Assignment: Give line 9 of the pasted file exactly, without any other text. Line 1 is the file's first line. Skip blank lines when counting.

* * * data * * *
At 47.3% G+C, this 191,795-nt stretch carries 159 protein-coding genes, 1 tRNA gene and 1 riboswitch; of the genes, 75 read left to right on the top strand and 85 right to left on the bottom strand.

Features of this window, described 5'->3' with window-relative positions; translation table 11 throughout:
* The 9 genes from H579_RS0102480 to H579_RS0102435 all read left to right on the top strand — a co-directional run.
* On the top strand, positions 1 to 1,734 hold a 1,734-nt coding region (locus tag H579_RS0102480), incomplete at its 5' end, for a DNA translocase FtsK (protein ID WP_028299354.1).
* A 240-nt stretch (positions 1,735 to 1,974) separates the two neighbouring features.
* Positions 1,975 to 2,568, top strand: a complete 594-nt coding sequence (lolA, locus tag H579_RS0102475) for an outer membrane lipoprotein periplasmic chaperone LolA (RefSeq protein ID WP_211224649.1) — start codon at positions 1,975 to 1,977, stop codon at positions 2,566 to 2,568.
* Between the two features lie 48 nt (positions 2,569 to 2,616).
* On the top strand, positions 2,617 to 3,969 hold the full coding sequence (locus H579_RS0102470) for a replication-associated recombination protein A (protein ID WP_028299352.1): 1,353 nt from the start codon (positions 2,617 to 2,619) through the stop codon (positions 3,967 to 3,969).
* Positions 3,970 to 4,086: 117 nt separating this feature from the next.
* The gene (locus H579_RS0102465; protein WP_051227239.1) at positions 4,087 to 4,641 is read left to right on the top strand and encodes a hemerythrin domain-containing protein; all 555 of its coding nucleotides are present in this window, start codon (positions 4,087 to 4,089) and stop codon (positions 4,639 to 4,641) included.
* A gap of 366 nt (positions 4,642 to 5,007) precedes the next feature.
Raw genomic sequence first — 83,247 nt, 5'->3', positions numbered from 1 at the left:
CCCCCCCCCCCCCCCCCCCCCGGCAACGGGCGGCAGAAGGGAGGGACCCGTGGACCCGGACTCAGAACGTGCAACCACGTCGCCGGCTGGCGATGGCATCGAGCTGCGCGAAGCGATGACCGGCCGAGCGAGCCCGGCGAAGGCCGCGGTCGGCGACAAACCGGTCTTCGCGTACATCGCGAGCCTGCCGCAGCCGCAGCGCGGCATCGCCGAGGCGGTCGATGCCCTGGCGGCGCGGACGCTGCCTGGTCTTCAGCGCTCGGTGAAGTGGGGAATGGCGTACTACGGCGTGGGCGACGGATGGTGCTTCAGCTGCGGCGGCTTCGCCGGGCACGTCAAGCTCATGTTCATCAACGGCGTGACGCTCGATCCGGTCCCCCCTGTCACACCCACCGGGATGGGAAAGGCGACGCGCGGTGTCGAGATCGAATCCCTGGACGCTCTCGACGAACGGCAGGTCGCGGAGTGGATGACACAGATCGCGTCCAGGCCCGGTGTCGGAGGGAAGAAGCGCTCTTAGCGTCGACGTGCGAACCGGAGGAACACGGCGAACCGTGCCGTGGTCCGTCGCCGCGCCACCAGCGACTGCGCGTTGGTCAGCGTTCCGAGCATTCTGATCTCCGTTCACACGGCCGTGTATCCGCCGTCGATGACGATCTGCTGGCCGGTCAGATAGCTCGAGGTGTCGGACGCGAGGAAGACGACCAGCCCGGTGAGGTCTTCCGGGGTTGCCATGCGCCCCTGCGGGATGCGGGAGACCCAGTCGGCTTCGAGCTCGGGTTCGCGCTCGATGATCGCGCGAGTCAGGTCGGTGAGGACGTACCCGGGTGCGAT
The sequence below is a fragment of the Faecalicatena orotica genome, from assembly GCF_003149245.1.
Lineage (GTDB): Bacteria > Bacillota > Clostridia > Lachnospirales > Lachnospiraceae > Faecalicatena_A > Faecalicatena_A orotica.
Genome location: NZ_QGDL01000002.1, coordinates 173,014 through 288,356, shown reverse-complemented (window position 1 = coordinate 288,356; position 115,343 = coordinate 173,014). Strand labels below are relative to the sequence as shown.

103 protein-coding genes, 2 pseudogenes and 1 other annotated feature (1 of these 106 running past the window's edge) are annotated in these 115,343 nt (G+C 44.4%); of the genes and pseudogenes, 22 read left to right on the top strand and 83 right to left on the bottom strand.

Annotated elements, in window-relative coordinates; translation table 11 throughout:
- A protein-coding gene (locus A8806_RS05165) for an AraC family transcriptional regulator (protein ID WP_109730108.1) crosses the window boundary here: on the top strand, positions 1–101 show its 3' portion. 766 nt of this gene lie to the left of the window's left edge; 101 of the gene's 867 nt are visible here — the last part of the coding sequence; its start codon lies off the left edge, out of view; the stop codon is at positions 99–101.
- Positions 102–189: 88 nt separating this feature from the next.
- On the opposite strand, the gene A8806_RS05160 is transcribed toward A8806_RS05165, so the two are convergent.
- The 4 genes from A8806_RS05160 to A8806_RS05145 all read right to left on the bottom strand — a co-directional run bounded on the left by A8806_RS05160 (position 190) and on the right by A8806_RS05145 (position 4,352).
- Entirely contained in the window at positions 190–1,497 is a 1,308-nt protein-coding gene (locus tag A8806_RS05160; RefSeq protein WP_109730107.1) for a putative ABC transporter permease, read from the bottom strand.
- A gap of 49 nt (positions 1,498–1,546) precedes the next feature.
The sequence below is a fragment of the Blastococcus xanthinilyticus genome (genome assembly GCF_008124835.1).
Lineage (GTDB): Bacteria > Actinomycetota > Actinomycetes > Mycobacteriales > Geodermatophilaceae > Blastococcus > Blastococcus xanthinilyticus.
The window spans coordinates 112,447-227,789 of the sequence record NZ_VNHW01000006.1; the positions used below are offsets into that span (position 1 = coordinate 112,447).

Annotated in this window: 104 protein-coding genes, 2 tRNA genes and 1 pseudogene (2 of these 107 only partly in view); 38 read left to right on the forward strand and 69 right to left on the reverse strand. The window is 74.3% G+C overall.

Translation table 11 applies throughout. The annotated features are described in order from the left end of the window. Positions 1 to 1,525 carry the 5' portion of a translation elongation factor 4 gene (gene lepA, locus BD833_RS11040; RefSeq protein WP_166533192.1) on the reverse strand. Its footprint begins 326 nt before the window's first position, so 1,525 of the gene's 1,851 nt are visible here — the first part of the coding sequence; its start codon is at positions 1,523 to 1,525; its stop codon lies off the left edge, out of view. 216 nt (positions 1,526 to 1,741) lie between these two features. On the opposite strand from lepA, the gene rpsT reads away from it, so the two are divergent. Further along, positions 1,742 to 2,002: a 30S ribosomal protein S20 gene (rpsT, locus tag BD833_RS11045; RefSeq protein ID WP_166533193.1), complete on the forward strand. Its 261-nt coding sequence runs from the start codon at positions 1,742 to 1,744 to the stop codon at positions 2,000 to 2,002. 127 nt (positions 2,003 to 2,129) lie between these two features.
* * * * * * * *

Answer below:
* Positions 3,970 to 4,086: 117 nt separating this feature from the next.